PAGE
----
Ocean science is in high demand by scientists studying ocean acidification, wave energy, seabed composition, changing water temperatures, fish populations and dozens of other research projects. The Oregon State University (OSU) has a proud history in the field. The wide variety of research project require a variety of vessels.
One boat that has made large contributions to research is the 54 by 16.5-foot Elakha which was built in 2001 at Rozema Boat Works of Mount Vernon Washington. Showing design influences of a typical forward house west coast style fishing boat, the Elakha’s after deck is set up for retrieving data from the ocean, although some fish research is also possible. The university works with a variety of organization to pursue research.
The boat has enabled marine studies. Work has ranged widely including benthic ecology, oceanography, marine mammal studies, ornithology, climatology, fluid dynamics, marine ecology, and estuary ecology. Some of the most common types of work for the Elakha include dive operations, acoustic studies, glider deployment and recovery, box coring, profiler deployment and recovery, plankton and other tows, crab pot deployment and recovery and CTD casts.
As the boat approached its twentieth year of operation, the team at OSU had to consider the best mid-life upgrade. The existing 600 hp CAT 3176 had given good service and they considered a rebuild. Writing about the selection process, the Elakha’s master, Captain Jeff Lawrence, describes the process very well:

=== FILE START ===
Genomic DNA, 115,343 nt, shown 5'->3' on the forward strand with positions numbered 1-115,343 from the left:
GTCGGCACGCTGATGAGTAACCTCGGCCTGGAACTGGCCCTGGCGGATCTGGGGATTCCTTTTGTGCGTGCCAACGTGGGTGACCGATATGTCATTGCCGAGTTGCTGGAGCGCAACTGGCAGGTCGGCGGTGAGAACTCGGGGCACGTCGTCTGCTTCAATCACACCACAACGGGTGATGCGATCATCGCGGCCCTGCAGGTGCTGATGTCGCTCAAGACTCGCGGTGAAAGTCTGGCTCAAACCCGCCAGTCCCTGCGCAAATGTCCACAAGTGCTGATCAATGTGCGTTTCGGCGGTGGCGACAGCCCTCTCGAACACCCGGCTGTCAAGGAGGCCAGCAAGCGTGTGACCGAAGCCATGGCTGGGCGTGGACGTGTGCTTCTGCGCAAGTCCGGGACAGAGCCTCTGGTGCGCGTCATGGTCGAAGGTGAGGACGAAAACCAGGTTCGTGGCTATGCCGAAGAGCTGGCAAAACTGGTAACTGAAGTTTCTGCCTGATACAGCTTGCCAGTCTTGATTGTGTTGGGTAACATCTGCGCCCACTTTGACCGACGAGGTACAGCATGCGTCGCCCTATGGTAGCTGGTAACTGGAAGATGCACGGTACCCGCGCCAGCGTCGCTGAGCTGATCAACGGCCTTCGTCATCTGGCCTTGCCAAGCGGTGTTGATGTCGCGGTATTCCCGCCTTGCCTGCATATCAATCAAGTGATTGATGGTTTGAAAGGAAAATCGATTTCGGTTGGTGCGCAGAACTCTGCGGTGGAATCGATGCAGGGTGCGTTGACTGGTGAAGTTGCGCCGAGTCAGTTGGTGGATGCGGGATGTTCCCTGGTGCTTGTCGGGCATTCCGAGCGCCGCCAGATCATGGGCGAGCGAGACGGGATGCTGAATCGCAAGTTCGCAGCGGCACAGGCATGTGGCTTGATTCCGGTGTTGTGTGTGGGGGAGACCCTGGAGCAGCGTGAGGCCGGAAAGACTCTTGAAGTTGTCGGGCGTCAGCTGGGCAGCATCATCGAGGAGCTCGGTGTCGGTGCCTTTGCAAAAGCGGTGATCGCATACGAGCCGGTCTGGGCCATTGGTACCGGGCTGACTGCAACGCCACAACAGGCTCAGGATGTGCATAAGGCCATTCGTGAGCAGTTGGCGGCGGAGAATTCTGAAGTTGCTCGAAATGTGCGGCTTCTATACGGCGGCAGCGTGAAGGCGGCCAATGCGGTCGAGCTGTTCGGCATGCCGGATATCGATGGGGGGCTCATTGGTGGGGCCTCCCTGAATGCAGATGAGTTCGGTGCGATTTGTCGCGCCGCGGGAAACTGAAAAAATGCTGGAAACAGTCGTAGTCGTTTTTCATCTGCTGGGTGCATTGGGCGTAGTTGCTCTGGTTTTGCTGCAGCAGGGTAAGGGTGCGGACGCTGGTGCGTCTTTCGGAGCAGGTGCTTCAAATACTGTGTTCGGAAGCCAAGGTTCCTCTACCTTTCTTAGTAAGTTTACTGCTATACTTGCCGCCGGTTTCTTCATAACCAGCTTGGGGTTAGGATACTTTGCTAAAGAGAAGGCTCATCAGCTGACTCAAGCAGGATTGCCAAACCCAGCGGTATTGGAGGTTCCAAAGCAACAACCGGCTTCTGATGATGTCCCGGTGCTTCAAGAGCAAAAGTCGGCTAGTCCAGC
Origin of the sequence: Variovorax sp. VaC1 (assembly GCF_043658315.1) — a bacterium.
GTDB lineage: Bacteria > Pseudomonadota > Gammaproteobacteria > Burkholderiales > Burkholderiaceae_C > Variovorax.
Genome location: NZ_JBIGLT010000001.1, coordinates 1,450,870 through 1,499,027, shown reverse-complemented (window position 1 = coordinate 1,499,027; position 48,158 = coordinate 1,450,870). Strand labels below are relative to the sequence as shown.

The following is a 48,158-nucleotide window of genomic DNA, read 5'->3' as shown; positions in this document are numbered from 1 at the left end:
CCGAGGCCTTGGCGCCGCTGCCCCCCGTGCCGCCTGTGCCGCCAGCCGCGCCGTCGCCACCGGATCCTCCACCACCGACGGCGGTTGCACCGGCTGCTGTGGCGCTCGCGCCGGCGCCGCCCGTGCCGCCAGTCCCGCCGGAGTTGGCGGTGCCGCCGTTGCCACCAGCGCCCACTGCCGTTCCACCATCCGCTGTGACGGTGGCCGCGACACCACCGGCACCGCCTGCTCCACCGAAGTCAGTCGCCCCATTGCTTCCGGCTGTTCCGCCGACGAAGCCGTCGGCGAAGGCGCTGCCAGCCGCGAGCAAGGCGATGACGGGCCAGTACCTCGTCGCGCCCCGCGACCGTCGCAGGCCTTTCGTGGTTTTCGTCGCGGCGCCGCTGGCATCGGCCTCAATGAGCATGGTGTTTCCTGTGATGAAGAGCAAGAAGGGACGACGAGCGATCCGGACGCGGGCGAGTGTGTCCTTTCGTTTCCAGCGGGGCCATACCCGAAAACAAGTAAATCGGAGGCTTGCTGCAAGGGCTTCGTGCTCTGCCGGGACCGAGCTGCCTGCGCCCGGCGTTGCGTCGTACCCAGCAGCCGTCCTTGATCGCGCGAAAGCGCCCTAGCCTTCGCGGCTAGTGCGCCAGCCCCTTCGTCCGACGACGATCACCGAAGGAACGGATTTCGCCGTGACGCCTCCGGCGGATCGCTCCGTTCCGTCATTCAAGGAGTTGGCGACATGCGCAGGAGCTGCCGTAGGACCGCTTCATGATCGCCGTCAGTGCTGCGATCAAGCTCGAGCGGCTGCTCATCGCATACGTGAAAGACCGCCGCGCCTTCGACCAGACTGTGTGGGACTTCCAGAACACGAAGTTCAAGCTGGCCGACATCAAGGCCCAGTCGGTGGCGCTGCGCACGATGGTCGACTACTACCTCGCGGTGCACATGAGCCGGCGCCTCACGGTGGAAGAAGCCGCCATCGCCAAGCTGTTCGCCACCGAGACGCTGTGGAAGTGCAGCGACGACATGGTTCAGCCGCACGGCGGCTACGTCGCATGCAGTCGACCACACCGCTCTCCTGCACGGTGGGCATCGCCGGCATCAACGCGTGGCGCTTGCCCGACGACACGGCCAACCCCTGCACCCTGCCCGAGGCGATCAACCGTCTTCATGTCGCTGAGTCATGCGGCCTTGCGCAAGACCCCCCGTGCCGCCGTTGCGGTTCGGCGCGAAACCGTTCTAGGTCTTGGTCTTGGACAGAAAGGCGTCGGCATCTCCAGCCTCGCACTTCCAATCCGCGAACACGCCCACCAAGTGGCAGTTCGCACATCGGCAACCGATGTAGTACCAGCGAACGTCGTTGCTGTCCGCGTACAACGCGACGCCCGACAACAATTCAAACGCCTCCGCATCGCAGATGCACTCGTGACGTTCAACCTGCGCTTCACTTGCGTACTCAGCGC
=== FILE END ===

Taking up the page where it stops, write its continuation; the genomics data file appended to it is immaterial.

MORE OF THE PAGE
“…As part of this evaluation we contacted Scott Graff at Curry Marine. In just a few short days Scott came up with a great package for our project that checked every box on our needs list. we decided to go with a new tier 3 Cummins QSM 11 610hp engine A ZF360A 2.44:1 marine gear and Glendinning ECS controls.
“On February 28, 2020 the R/V Elakha made her way up the Yaquina river to the Port of Toledo Boat Yard at Toledo Oregon to be hauled out and the re-power begun. After a week’s time the old engine and gears were out, and we started to fit the new equipment to the boat. The process of transitioning from the older Cat to a new Cummins there was plenty of fabrication that had to be done before the new QSM11 engine and the ZF gears could be installed. With the skillful hands of the yard’s mechanics, David Stoker and Ted Mandell, things came together nicely. Among the major changes for which we had to account during our transition from a CAT engine to a Cummins were the motor mount locations and the line-up from the engine to the transmission. These adjustments were supervised and instituted by David Stoker for the most part, with assistance from Captain Jeff Lawrence.
“Almost immediately we faced a serious obstacle, the outbreak of COVID-19 at the start of our planned shipyard time period. Shortly after delivering the Elakha to the Toledo shipyard, the COVID-19 pandemic was in full bloom compounding the health hazard with federal and state reactions and safety guidelines. Logistics were severely hamstrung, personnel/vendors were infinitely more difficult to find and line up, and operations in general came to a trudging crawl. The pandemic added approximately 10 weeks to our estimated timeline for completing the re-power. It is a testament to the determination of Toledo shipyard, Curry marine, and OSU Ship Operations that the project was completed at all. Throughout the developing pandemic, progress did win the day.